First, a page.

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Are Wearables Restricted to Fitness and Health?

By John Blyler, Chief Content Officier

Wearables have secured a base in the fitness and health markets but growth is linked to associated technologies, related industries and emerging applications.

Wearable technology is a growth industry. ABI Research estimates the global market for wearables in health and fitness could reach 170 million devices by 2017. In its best case scenario, IHS pegs the wearable market at $60,000 million by 2018.

IHS defines wearable technology as being both wearable and smart, i.e., having “advanced circuitry, wireless connectivity and independent processing capability.” Wearables is a growth industry in part because it will drive other industries, such as batteries and sensor hubs. IHS estimates that wearable electronics will drive an additional $70 Million in battery revenue during the next four years (report from March 2014). Related sensor hub growth should increase from 2013 by 1,300 percent to shipments of 1.3 billion units in 2017.

These growth numbers are encouraging, but no one really knows the size of the market, notes Diya Soubra, ARM’s Product Marketing Manager. “Most predictions focus on watches and activity trackers since these are tangible items that can be counted. The truth is far from that. An easy way to see the potential is to take the ‘companion’ device – say smart watches, glasses and the like. If every user of a smart phone buys a companion device of some sort then you are talking about billions of companion devices.”

In addition to retail sales revenue from wearable devices for fitness and health, businesses are realizing the service-related saving associated with this technology.

“One of the biggest business drivers for wearable devices is to contain health insurance costs,” explains Willard Tu, ARM’s Director Embedded Segment Marketing. Employers realize that providing a low cost (sub $100) device to employees along with competitive or charity fund raising activities encourages better health which in turn saves money in medical insurance costs.”

Even without company sponsored competitions or fund raising activities, wearables are being used in sports to provide performance feedback to professional and amateur athletes. Tiny embedded devices are being used throughout the sports market such as Movea’s tennis “serve killer” device and Zepp Labs training system (see videos).

Babolat Play&Connect with Movea SmartFusion technology.

Wearable wellness applications extend well beyond human users. The ARM®-powered “Well Cow” system exists to monitor the health of the bovine stomach. This is but one example of a use case that doesn’t fit into the traditional view of wearables, notes Tu. “The Well Cow bolus wireless monitors rumen pH and temperature, allowing nutrition management of cows which will help improve their health and productivity. The system features a NXP LPC11U24 board which contains the ARM Cortex®-M0 processor, and allows farmers to monitor pH levels to avoid their cows developing acidosis.”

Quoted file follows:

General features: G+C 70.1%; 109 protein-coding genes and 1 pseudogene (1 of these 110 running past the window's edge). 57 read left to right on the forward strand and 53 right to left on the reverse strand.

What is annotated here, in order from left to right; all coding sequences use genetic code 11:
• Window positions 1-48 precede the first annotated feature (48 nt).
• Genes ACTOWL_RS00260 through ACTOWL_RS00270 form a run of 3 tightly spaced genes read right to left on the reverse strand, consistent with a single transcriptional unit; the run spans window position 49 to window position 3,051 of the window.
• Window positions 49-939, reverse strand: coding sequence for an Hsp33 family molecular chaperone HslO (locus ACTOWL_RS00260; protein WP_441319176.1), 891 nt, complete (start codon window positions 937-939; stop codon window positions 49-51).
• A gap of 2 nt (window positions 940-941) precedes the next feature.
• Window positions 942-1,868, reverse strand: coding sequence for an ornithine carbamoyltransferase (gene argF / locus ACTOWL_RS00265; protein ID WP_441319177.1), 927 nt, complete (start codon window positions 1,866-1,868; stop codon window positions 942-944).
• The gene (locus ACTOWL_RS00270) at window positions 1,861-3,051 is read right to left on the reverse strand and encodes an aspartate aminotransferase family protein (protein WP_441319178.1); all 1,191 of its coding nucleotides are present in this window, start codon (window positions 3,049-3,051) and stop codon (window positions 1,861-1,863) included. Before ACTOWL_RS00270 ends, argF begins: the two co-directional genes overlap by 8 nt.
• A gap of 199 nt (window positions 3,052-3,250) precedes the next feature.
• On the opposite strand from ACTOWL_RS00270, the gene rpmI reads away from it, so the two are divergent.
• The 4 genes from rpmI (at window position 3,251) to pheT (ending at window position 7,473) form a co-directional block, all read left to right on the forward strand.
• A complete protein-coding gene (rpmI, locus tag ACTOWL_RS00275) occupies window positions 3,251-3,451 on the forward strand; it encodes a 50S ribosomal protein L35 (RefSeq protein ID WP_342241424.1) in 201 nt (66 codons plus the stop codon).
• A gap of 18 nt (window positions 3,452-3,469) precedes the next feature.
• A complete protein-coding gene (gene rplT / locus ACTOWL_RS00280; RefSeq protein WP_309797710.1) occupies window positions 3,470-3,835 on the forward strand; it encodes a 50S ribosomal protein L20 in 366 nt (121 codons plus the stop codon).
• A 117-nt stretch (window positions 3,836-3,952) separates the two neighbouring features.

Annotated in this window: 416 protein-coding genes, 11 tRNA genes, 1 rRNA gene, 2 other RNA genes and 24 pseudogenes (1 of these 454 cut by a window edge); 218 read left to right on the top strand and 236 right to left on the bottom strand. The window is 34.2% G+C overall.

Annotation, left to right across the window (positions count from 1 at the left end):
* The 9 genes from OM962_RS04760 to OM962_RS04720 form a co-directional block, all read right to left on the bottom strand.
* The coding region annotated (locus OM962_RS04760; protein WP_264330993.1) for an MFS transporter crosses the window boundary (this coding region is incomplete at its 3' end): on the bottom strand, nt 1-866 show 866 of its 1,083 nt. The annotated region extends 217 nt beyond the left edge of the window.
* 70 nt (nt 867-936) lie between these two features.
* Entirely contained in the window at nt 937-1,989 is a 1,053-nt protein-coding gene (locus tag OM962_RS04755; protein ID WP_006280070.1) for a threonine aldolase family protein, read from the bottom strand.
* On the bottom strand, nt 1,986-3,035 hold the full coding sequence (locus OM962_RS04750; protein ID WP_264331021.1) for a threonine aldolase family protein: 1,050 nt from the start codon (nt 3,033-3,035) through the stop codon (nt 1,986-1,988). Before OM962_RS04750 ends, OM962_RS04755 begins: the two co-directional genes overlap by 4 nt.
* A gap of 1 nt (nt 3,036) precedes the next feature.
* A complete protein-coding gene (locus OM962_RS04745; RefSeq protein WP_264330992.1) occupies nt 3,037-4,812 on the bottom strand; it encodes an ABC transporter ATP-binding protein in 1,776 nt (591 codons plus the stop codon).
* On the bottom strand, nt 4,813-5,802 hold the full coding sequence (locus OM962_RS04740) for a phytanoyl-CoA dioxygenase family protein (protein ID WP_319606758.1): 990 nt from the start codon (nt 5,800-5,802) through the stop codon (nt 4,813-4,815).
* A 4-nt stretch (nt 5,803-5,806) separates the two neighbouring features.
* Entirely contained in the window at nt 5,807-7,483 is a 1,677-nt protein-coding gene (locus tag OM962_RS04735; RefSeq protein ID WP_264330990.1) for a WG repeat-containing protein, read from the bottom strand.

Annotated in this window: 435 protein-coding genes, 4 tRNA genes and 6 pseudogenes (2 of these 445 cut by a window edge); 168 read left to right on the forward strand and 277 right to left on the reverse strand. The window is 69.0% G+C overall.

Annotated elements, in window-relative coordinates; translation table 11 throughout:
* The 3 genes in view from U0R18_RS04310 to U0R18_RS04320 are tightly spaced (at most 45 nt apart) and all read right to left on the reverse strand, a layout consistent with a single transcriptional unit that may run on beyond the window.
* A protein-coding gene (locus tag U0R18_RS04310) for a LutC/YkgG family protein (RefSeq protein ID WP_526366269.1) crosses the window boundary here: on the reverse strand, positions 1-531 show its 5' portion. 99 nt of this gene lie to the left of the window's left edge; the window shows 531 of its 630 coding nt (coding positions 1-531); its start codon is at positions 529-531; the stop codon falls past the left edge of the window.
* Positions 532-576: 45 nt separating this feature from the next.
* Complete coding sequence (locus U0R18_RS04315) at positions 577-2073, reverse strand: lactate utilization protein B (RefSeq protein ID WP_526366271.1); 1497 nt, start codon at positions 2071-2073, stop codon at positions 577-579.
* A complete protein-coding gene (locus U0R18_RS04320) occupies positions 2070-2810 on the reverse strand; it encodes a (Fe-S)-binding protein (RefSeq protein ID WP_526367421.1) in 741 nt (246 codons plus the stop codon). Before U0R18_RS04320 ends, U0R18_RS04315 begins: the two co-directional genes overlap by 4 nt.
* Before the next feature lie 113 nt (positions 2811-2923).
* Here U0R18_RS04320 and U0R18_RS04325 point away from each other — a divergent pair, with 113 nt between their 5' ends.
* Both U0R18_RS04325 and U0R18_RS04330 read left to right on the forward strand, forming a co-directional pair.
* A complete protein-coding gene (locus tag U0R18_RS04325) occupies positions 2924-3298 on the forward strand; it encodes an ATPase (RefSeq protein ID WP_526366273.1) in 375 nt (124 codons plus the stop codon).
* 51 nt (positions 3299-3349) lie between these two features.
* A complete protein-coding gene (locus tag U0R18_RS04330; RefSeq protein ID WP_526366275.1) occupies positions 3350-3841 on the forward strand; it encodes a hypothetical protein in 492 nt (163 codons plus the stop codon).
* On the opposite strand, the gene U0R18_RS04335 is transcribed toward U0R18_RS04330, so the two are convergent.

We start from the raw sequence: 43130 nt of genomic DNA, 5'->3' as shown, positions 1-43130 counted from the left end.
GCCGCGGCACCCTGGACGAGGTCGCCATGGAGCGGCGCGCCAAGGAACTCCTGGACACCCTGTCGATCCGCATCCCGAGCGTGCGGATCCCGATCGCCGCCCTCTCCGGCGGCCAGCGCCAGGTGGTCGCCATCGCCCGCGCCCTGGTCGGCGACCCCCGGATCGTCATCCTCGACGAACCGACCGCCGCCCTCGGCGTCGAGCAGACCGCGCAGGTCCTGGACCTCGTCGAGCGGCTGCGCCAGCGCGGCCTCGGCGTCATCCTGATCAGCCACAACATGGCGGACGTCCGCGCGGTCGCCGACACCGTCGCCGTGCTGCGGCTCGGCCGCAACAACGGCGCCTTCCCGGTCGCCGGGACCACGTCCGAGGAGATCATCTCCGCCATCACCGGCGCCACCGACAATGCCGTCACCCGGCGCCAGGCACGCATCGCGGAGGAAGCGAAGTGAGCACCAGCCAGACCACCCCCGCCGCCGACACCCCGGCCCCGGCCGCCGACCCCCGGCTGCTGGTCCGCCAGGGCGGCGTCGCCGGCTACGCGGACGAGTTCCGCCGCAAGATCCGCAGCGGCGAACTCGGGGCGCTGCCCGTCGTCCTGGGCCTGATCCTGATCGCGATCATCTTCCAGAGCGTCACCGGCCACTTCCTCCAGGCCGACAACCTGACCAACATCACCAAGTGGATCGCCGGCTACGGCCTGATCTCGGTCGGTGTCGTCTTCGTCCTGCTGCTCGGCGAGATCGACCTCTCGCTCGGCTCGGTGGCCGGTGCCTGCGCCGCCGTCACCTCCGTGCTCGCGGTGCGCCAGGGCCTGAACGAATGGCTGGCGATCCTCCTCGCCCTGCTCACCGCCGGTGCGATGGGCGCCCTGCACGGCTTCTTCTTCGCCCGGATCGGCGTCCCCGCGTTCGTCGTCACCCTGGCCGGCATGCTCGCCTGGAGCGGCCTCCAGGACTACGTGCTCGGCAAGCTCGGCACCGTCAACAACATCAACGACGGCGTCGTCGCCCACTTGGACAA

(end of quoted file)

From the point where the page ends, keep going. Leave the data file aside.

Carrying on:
Bolus wireless "wearable" devices monitors rumen pH and temperature in a cow's stomach.

Displaying fitness and health information is another market related to wearables. Consider the nascent smart watch market. “These devices are really about conveying info on your smart phone in an easier or more socially acceptable way,” explains James Bruce, ARM’s Director Mobile Solutions. “You don’t have to take your attention away from whatever you are doing by digging out your smart phone.”

Smart glasses are another way to display fitness and health data. Yet many wonder about the social acceptability of such wearables. “Google Glass may still seem a bit strange to the average consumer,” cautions Bruce. “However, I think there are great opportunities for glass type devices in the industrial market. For example, if you are a building repair person, then have information conveyed to you via glasses is a lot easier than trying to pull out a tablet that could easily be dropped – perhaps over the side of the building. So I think that wearable devices like Google Glass will first find application in industrial markets become moving to consumers.”

One often overlooked market for wearables is in the fashion and clothing industry. This may be due to a lack of understanding by technical experts of the fashion market, Soubra wryly observes. Still, the fashion market seems poised to benefit from developments in the fitness and health wearables. What other markets might be next? The “World of Wearable Technology Applications” from Beecham Research visually highlights the potential breadth of the wearable marketplace.

The first application space for today’s consumer wearable technology seems well grounded in the fitness and health markets. Future growth will come from evolving battery and sensor hub technologies as well as from niche and industrial applications. That’s why a new IDTechEx report states that the healthcare, medical, fitness and wellness sectors have the most potential with industrial, commercial and even fashion applications becoming appreciable as the market powers to over $70 billion in 2024.

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